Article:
NEW YORK (AdAge.com) -- Time magazine delivered the first issue of its big redesign last Friday, so Advertising Age asked an unusual mix of observers -- including media buyers, the editor of In Touch Weekly and Radar's creative director -- to play Monday-morning quarterback and tell us what they would have done differently.
Richard Spencer, editor in chief, In Touch Weekly
"Well, you've asked someone who created a very photo-heavy magazine to comment, and I realize the responsibility Time has to the news, but I think any magazine's redesign should take into consideration that today's consumer wants something very visual and very immediate. With that said, there are three distinct problems: The cover doesn't tell me the magazine has been redesigned; the pacing still feels a little slow; and the photos don't pull me into the stories.
"CNN tells some of the hardest-hitting news stories on 'The Situation Room' with an assortment of breaking photos behind Wolf Blitzer. I think that device works incredibly well, therefore I wouldn't start the 'Briefing' section with one photo (in this instance Alberto Gonzales).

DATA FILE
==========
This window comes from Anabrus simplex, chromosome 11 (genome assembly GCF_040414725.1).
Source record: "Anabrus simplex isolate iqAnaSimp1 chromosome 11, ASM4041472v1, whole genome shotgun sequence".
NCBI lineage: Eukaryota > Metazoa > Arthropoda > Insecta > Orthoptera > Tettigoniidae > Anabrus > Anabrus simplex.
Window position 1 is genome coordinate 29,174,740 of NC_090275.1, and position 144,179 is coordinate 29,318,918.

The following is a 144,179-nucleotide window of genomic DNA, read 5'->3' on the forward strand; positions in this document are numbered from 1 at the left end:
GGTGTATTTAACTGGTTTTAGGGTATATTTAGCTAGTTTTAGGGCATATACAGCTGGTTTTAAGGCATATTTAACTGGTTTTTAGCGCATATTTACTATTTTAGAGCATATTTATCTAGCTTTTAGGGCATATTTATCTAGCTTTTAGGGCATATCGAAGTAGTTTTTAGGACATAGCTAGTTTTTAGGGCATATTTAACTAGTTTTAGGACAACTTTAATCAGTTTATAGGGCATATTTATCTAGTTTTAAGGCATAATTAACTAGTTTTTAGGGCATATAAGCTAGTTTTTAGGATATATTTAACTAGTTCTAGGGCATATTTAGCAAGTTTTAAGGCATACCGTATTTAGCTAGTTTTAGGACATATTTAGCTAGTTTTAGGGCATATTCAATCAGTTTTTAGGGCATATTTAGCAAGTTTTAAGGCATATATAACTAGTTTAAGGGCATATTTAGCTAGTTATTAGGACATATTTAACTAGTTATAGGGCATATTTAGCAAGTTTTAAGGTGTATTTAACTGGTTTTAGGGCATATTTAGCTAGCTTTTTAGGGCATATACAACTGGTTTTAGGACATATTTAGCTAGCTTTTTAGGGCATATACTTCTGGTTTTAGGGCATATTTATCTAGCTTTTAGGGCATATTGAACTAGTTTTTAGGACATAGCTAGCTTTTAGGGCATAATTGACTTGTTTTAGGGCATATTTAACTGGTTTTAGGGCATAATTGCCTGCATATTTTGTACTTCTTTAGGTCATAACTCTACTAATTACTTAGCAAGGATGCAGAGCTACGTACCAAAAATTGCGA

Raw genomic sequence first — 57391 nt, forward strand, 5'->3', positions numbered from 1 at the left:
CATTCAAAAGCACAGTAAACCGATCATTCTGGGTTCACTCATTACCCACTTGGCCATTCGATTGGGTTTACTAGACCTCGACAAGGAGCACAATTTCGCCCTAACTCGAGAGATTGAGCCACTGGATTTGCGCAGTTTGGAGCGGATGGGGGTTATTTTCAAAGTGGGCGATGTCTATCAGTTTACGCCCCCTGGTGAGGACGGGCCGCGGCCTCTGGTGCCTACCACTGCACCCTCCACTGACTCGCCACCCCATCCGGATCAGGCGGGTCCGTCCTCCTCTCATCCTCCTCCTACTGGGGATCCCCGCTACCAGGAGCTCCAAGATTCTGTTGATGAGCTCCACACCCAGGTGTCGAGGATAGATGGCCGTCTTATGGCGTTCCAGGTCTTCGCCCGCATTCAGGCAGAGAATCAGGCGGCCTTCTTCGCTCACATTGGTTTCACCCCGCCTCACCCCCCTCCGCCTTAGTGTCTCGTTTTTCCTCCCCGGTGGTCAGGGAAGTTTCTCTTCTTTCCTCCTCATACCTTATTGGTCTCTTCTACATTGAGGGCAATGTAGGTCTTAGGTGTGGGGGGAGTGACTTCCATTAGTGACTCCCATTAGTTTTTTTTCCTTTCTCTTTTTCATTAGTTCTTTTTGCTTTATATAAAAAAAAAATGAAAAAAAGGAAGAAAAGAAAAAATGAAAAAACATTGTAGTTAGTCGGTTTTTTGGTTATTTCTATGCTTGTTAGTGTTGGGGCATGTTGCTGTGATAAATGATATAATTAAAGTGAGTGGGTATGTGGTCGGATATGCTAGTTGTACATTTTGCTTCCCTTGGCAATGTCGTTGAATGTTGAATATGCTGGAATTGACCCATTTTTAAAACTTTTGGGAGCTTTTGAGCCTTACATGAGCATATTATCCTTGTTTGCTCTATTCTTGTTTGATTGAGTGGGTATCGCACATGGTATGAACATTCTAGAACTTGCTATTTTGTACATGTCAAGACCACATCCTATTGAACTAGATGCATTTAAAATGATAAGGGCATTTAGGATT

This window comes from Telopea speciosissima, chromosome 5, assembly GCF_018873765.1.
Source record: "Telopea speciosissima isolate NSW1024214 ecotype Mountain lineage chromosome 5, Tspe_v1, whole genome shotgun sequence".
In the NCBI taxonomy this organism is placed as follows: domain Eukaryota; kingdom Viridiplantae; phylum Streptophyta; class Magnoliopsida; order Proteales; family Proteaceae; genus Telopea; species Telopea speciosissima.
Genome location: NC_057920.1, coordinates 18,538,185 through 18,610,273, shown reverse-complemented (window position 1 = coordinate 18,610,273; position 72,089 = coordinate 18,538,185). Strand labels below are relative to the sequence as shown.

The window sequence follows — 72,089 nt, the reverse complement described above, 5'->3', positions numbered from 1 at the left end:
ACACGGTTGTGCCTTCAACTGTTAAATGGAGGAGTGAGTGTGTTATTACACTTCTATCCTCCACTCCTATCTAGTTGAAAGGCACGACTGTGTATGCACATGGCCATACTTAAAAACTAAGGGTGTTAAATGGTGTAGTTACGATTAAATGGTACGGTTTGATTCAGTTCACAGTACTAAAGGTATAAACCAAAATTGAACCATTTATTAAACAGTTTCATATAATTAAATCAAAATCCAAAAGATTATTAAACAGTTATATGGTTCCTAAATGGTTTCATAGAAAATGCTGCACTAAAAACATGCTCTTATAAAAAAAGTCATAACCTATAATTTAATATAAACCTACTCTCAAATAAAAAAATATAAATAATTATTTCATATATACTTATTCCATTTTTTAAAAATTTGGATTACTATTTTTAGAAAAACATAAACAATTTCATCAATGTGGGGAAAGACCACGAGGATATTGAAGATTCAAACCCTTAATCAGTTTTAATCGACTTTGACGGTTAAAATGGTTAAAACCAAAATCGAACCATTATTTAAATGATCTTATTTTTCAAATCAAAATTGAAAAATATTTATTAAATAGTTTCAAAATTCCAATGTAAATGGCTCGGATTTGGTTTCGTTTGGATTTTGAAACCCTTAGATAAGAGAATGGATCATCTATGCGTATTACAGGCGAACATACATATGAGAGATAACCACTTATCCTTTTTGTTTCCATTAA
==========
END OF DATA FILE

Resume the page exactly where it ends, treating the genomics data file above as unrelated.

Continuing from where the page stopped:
"I don't think readers are buying Time for stuffy portraits of politicians. I want to see what they're like when they're not posturing."
Robin Steinberg, senior VP-director of print investment and activation, MediaVest
"It looks great: easy to read, very navigable. I like the layout. All good. It's great they are thinking about delivering news in a different format as consumers' behavior in consuming news has changed. What shouldn't change is the credibility of Time as a brand. Aesthetics are important as well as ease of navigation, but content and credibility are still key."
Barbara Reyes, creative director, Radar
"For years Time has established itself as a strong journalistic brand. To completely alter its recognized identity would have been a mistake. Instead it is clear that it has been given a subtle face lift -- a look that's modern and less cluttered. The cover is clean and iconic even with the minimized logo. The new display type works well with the simplified pages, which welcome the use of negative space. Three section openers with bold typography have been developed to help organize information in the magazine. Also notable was the larger emphasis of the writer's names on their commentary pages.